Matter’s book concludes with a chapter describing how the commentary tradition was diffused into medieval culture. There were essentially three modes of transmission: vernacular commentaries, vernacular devotional books that drew on the Song commentaries, and poetry. She suggests also several areas that require further study: the connection of the Song of Songs commentary genre with "exegesis of the Apocalypse, its relation to Latin liturgy, its further development in vernacular literature, its influence on Protestant piety" (p. 202).
Matter’s book is superb. Her method is chiefly to summarize carefully the contents of the books she is examining, with a minimum of commentary, a method that not only introduces the non-specialist to a range of difficult-to-find material, but also one that permits the medieval commentators to speak for themselves. She is aware of current historiographical trends, but doesn’t permit theory to overwhelm her presentation.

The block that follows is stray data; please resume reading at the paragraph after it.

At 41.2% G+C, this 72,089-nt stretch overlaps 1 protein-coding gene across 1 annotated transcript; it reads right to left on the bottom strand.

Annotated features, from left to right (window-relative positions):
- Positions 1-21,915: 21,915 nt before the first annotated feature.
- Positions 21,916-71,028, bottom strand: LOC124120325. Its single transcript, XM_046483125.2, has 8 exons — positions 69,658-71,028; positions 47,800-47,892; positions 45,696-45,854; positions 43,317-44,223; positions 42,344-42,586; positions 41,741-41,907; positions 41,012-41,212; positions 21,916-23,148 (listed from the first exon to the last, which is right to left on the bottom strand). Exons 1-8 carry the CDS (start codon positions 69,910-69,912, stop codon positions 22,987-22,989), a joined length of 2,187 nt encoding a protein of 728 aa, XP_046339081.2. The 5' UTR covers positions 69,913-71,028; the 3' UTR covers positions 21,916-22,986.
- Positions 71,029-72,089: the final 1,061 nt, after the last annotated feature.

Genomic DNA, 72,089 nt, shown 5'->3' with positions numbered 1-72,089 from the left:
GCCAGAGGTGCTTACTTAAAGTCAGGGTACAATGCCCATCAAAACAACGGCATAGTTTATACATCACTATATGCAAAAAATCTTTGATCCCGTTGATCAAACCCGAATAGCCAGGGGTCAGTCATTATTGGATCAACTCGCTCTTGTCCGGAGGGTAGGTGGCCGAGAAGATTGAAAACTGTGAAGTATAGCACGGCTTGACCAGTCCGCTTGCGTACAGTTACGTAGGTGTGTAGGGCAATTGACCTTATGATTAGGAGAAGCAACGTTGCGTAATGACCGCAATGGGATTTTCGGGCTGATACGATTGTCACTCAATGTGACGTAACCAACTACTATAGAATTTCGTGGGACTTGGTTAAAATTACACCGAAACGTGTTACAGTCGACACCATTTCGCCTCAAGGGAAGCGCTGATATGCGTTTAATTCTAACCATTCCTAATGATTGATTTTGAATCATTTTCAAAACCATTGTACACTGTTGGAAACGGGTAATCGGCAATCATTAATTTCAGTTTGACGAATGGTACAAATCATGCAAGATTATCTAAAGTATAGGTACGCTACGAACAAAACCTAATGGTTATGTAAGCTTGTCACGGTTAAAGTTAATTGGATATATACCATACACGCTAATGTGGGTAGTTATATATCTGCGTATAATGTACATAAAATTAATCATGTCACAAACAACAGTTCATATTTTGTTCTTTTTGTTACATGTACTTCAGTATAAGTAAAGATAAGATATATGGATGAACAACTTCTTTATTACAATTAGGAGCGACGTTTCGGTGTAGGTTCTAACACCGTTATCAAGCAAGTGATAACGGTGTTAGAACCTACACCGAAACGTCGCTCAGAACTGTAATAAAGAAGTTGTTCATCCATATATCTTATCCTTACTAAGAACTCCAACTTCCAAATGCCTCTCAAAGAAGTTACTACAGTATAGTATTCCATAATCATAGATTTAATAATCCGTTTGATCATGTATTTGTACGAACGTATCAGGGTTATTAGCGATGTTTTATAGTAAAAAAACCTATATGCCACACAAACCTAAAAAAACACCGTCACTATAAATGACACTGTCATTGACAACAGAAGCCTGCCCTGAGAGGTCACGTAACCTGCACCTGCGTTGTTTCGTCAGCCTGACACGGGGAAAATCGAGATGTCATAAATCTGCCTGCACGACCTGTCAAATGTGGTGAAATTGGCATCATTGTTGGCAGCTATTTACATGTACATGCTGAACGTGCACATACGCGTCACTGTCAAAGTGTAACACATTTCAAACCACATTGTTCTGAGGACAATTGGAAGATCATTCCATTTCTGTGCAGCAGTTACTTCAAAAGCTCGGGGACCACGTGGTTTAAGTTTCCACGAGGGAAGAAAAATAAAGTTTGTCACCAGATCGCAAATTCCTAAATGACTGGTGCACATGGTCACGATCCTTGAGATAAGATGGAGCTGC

Despite, or perhaps because of the narrow confines of her chosen topic, the book opens a window on the whole medieval world. From her precise and manageable vantage point, she raises and sheds light on many large questions about medieval intellectual history and culture: the relationship between Western art and the biblical commentary tradition, the transmission of the Christian Latinity of the monasteries into the various languages and cultures of Christendom, attitudes toward sexuality and the body.
This is medieval intellectual/cultural history as it should be written.